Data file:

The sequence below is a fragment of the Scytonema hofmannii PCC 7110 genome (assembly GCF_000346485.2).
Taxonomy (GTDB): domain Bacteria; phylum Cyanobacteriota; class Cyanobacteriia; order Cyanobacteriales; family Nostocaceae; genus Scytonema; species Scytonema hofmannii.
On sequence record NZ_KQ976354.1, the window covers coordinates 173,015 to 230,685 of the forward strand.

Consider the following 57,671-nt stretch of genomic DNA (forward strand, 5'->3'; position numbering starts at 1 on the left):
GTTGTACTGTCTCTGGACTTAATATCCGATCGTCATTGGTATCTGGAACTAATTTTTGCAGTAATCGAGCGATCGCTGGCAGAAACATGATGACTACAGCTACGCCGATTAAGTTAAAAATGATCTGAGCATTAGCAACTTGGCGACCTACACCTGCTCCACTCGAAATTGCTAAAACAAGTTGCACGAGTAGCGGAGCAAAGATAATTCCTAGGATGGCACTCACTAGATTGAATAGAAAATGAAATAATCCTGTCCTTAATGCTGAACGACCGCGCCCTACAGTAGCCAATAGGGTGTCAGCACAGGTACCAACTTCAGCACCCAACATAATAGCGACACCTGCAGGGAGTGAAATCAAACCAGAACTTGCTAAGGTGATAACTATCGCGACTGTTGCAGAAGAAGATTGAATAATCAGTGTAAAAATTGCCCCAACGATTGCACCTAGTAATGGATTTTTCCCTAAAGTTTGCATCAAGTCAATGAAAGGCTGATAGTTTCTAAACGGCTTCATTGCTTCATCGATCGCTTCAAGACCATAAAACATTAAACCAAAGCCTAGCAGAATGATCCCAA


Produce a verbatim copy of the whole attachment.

The sequence below is a fragment of the Scytonema hofmannii PCC 7110 genome (assembly GCF_000346485.2).
Taxonomy (GTDB): domain Bacteria; phylum Cyanobacteriota; class Cyanobacteriia; order Cyanobacteriales; family Nostocaceae; genus Scytonema; species Scytonema hofmannii.
On sequence record NZ_KQ976354.1, the window covers coordinates 173,015 to 230,685 of the forward strand.

Consider the following 57,671-nt stretch of genomic DNA (forward strand, 5'->3'; position numbering starts at 1 on the left):
GTTGTACTGTCTCTGGACTTAATATCCGATCGTCATTGGTATCTGGAACTAATTTTTGCAGTAATCGAGCGATCGCTGGCAGAAACATGATGACTACAGCTACGCCGATTAAGTTAAAAATGATCTGAGCATTAGCAACTTGGCGACCTACACCTGCTCCACTCGAAATTGCTAAAACAAGTTGCACGAGTAGCGGAGCAAAGATAATTCCTAGGATGGCACTCACTAGATTGAATAGAAAATGAAATAATCCTGTCCTTAATGCTGAACGACCGCGCCCTACAGTAGCCAATAGGGTGTCAGCACAGGTACCAACTTCAGCACCCAACATAATAGCGACACCTGCAGGGAGTGAAATCAAACCAGAACTTGCTAAGGTGATAACTATCGCGACTGTTGCAGAAGAAGATTGAATAATCAGTGTAAAAATTGCCCCAACGATTGCACCTAGTAATGGATTTTTCCCTAAAGTTTGCATCAAGTCAATGAAAGGCTGATAGTTTCTAAACGGCTTCATTGCTTCATCGATCGCTTCAAGACCATAAAACATTAAACCAAAGCCTAGCAGAATGATCCCAA